Russia and Turkey hold in their hands the fate of the strategically important northern Syrian town of Ain Issa, nominally controlled by the Kurdish-dominated Syrian Democratic Forces (SDF) but overseen by the Russians. Faced with a possible attack by Turkish-backed forces in the form of the Free Syrian Army (FSA), because of an important highway nearby, the Kurds have sought help from the Russians. Instead, Moscow wants the Kurds to hand over the town to Bashar Al-Assad’s Syrian army. The inevitable result will be that the Kurds are set to be betrayed by foreign parties in the Syrian civil war for the second time in two years. As tragic as that is, however, what is more significant geo-strategically is how this deadly chess game illustrates the complicated relationship between Moscow and Ankara – at times opponents, at others partners and often both. This is a case of the latter.
First, some history. In 2018, threatened by the Turks and the FSA, the Kurds in Afrin sought protection from the Russians. The Kremlin refused, even though Russian troops were located nearby. Instead, Russia said the Kurds should hand over the district to the Syrian regime. Two months later, Turkey-backed forces captured Afrin.
In 2019, the Kurds in northern Syria held hopes that the United States would protect them against another Turkish assault. Instead, the US withdrew from the area and Donald Trump essentially gave Turkey a green light to start Operation Peace Spring and capture Ras Al-Ayn, Tell Abyad, Manajir, Suluk and Mabrouka. At the same time, Russia-backed regime forces entered Raqqa, Manbij, Al-Tabqah, Kobani and Tell Tamer.
Despite all that, some among the Kurds today cling to the hope that foreign powers will help them retain control over Ain Issa. Fueling this are speculations that the US might reimpose control over the town by establishing a military presence nearby. This, however, is highly improbable, given that there is little appetite in Washington for further military engagements in Syria and elsewhere, especially in the waning days of the Trump administration. Besides, Russia already has a presence in this town.
Indeed, the region has been divided up between Moscow and Ankara, and the apparent personal inclination of Trump is to not inject the US between the two. For example, the recent war over Nagorno-Karabakh between Armenia and Azerbaijan, supported by Russia and Turkey, respectively, was notable for the deafening silence from Washington. (More on this below.)
Local Kurds in Ain Issa have demonstrated outside the Russian military base, demanding that Moscow act to prevent a Turkish-led offensive on the town. The Kremlin, on the other hand, has responded the same way it did in Afrin in 2018, telling the Kurds to hand over the town to the Syrian regime.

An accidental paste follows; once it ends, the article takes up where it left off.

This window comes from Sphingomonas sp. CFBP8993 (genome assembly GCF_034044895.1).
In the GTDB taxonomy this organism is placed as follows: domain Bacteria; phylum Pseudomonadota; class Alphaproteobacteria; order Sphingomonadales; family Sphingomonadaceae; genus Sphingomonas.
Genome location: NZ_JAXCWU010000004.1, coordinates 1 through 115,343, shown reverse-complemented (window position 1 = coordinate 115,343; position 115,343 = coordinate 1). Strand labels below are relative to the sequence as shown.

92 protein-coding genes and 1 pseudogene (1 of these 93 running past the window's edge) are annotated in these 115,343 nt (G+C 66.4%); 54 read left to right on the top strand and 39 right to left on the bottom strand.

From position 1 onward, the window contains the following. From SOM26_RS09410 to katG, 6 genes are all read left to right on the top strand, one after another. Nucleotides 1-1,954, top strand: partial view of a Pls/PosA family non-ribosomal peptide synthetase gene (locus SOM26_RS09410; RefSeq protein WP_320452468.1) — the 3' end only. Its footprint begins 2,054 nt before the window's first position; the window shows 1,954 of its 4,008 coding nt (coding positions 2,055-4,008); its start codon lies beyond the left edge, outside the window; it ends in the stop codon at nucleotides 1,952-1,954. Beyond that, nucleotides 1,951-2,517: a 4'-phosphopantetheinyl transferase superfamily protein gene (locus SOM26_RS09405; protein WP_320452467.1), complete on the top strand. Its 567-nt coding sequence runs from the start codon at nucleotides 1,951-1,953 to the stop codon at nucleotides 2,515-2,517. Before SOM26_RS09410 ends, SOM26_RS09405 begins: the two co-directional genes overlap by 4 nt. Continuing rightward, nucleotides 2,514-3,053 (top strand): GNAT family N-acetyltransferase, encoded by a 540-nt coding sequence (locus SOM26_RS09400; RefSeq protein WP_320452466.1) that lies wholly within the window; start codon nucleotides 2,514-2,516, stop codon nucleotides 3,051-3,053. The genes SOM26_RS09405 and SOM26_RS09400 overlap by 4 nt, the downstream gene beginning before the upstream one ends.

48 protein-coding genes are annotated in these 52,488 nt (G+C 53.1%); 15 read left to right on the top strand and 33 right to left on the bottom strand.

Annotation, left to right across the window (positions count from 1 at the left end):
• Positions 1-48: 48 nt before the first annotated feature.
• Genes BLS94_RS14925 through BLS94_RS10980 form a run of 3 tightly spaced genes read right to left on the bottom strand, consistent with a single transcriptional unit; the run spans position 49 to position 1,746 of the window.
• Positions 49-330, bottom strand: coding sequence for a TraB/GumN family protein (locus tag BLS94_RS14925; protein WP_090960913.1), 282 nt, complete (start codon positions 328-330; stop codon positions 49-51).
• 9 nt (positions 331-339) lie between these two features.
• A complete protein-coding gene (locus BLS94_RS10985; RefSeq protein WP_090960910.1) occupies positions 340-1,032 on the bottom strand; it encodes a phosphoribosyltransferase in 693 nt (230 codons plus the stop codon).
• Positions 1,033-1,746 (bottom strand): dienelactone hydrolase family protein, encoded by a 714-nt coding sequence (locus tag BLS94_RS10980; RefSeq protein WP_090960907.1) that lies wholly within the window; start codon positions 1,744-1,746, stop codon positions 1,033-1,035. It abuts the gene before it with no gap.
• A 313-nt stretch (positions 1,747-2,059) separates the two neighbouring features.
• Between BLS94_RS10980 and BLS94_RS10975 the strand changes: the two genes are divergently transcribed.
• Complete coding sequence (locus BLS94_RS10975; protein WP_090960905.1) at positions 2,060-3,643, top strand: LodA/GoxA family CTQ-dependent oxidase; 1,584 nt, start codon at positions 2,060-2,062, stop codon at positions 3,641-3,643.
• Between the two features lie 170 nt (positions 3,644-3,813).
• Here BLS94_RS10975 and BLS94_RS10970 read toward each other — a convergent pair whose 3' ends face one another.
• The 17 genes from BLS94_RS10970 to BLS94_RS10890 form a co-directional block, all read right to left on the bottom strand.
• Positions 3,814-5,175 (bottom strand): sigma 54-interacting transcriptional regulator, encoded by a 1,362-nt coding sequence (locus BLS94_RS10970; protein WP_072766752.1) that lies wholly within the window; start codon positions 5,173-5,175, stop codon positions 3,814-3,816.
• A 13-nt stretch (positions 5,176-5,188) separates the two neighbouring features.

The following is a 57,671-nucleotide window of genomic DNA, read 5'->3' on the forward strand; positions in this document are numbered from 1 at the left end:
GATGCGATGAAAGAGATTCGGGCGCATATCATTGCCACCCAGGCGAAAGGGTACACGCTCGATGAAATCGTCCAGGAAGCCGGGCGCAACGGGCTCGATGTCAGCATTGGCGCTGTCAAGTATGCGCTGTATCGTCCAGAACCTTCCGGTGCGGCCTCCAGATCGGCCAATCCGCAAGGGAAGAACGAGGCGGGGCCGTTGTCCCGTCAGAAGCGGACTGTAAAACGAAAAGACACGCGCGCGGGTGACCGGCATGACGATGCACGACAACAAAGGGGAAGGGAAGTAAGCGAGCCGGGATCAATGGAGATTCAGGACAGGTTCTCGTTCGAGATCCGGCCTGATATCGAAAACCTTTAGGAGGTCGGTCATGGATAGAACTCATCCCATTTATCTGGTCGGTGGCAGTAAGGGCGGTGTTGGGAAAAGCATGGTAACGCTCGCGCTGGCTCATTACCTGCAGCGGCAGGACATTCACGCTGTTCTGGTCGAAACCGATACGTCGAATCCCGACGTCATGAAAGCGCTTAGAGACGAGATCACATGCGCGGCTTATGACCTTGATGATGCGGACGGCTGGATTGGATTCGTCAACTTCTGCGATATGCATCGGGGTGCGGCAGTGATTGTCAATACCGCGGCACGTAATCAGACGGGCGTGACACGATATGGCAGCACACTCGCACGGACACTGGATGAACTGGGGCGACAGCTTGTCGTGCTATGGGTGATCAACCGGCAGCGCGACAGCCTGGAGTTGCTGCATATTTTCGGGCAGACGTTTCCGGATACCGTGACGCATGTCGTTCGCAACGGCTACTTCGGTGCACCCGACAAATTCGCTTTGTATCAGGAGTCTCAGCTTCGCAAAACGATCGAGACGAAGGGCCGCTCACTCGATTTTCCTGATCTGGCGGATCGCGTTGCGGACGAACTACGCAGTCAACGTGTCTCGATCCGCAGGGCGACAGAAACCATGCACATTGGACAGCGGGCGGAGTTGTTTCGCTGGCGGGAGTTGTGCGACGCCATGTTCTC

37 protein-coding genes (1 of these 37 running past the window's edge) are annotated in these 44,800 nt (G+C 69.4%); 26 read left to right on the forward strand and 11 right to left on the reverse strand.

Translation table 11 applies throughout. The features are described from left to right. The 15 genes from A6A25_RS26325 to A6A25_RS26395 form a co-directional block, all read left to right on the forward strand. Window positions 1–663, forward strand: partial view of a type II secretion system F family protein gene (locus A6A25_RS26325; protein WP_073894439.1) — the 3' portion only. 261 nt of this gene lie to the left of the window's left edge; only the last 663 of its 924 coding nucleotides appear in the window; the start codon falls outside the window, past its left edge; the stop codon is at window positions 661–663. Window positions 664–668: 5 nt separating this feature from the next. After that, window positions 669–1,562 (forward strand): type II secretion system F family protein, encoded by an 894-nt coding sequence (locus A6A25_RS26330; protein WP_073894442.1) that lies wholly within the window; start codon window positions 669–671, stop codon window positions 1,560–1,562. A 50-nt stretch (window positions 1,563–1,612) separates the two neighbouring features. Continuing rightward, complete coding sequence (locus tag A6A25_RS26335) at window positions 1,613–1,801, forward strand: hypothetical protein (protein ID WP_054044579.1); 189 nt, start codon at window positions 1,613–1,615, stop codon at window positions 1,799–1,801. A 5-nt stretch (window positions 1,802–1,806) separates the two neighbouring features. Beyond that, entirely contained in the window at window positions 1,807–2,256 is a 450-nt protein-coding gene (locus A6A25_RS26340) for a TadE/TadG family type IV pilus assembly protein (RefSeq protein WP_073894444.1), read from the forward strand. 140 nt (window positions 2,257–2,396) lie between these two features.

While Russia portrays itself as a guarantor of peace, its primary interest in Syria is to protect its military bases, including its Mediterranean naval port in Tartus, and to secure its influence in the region. The Syrian adventure, in addition, has been instrumental in helping the Kremlin nurture a domestic narrative of Russia being a resurgent global power. For all these reasons, it does not matter too greatly to Moscow that the FSA should add Ain Issa to its territorial assets.
Ankara, on the other hand, has not been shy about its primary goal of neutralizing the SDF and others in Syria and Iraq affiliated with the Kurdish Workers’ Party, outlawed in Turkey. To this end, it would not be entirely unhappy to see more Kurdish territory come under the Damascus regime’s control. However, if Turkey and the FSA were to triumph in Ain Issa, that would give both control over sections of the strategic M-4 highway – an important economic artery that stretches from the Iraqi border to the coastal plains on the Mediterranean. Either outcome, then, serves Ankara’s interest.
So, in short, the Kurds have no true friends or supporters on the ground. Instead, the Kurds’ predicament, however it should end, advances the goals of both Russia and Turkey.
For Ankara and Moscow have been “cooperating” in a complicated geostrategic game. In the Libyan civil war, each support opposing sides to deadly effect, but have a mutual interest in the warring factions maintaining the status quo in the city and oil-rich region of Sirte.
In the Nagorno-Karabakh war, Russia, although an ally of Armenia, strong-armed Yerevan into agreeing to a peace deal with Turkey-backed Azerbaijan. This preserves Moscow’s energy relationship with Baku. Meanwhile, Turkey pushes east into the south Caucasus with its influence and adds to its prestige.
For the Kurds in Ain Issa, there is no hint of anything positive in their likely fate – control by the Turks and the FSA or by the Damascus regime. Their ultimate role, it would seem, is merely to advance the cause of Russia and Turkey on a playing field that is far larger than the territory of Syria.
Nikola Mikovic is a political analyst in Serbia. His work focuses mostly on the foreign policies of Russia, Belarus and Ukraine, with special attention on energy and “pipeline politics.”